Whitman List Poem, Theme 1: Nature
THEME 1: NATURE
The following excerpt from “There was a Child went Forth” will be followed by a “List Poem” by Classes 5-303 and 5-302, entered one line at a time as “Comments” to this blog post.
Click the title of this post (Whitman List Poem, Theme 1: Nature) and scroll down to read through our list of poetry lines.
Excerpt from Walt Whitman’s There was a Child went Forth with a nature theme.
THERE was a child went forth every day;
And the first object he look’d upon, that object he became;
And that object became part of him for the day, or a certain part of the day, or for many years, or stretching cycles of years.
The early lilacs became part of this child,
And grass, and white and red morning-glories, and white and red clover, and the song of the phoebe-bird,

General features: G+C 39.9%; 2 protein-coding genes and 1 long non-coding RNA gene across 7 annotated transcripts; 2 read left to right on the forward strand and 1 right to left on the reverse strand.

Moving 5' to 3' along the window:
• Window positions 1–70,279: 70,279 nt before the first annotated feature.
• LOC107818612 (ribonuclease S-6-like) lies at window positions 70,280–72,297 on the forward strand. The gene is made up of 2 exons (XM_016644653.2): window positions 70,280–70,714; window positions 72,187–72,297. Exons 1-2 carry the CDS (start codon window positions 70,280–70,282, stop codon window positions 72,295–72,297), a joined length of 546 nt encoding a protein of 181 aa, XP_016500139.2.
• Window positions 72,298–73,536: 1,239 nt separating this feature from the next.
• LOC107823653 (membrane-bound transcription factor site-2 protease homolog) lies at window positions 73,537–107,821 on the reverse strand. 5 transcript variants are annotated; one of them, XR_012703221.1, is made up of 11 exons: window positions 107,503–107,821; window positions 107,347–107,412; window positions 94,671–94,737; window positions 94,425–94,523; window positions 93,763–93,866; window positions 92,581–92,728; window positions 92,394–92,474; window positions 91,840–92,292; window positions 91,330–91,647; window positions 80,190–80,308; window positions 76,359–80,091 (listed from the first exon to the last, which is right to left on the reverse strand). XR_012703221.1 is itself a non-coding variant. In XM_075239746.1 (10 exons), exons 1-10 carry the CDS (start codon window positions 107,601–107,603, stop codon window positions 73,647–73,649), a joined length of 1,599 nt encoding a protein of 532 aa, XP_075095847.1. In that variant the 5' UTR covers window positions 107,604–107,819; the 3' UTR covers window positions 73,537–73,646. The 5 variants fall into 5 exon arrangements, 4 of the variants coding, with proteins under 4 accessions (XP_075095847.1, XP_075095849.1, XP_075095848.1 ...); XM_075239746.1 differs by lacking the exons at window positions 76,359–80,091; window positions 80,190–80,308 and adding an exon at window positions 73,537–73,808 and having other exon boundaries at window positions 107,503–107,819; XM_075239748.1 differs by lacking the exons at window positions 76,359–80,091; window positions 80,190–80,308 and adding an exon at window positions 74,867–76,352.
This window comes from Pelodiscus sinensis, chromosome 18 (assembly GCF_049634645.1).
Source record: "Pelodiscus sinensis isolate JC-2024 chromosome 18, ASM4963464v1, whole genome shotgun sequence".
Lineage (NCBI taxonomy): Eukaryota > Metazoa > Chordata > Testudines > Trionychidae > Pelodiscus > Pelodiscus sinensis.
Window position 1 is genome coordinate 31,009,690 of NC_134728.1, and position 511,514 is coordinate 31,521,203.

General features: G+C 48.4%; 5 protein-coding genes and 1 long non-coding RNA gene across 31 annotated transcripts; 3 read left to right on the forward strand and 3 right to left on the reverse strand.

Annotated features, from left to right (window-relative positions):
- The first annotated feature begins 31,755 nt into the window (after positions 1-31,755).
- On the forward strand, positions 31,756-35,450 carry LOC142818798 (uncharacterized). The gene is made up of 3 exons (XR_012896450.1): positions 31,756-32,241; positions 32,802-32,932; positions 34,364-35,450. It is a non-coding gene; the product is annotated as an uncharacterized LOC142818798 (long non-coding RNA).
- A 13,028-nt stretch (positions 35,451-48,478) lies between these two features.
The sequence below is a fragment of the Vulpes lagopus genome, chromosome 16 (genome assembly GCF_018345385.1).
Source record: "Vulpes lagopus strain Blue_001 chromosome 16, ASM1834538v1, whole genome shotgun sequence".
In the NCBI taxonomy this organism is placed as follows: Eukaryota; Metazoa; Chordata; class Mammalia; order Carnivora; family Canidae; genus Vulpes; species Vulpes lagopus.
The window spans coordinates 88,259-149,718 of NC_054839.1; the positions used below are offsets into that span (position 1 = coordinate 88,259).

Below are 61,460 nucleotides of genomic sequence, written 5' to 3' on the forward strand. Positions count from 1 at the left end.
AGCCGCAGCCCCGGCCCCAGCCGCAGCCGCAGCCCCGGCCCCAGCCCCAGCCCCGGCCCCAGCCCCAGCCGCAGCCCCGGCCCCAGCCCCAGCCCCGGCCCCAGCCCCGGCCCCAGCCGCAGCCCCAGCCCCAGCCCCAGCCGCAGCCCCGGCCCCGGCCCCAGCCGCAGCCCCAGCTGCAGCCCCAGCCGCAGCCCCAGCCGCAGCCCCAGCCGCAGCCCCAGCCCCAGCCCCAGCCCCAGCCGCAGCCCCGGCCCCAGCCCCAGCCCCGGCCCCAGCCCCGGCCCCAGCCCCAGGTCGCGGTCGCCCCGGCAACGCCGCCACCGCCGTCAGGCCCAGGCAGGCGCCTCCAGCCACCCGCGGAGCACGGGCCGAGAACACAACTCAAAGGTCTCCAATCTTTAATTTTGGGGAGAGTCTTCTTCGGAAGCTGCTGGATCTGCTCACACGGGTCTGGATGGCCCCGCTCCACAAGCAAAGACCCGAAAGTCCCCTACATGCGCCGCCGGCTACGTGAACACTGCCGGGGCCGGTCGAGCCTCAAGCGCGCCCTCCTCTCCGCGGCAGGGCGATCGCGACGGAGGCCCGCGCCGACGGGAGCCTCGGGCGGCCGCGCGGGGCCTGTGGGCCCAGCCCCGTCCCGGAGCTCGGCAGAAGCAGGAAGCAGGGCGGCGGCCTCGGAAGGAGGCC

And the Third-month lambs, and the sow’s pink-faint litter, and the mare’s foal, and the cow’s calf,
And the noisy brood of the barn-yard, or by the mire of the pond-side,
And the fish suspending themselves so curiously below there—and the beautiful curious liquid,
And the water-plants with their graceful flat heads—all became part of him.
The field-sprouts of Fourth-month and Fifth-month became part of him;
Winter-grain sprouts, and those of the light-yellow corn, and the esculent roots of the garden,
And the apple-trees cover’d with blossoms, and the fruit afterward, and wood-berries, and the commonest weeds by the road;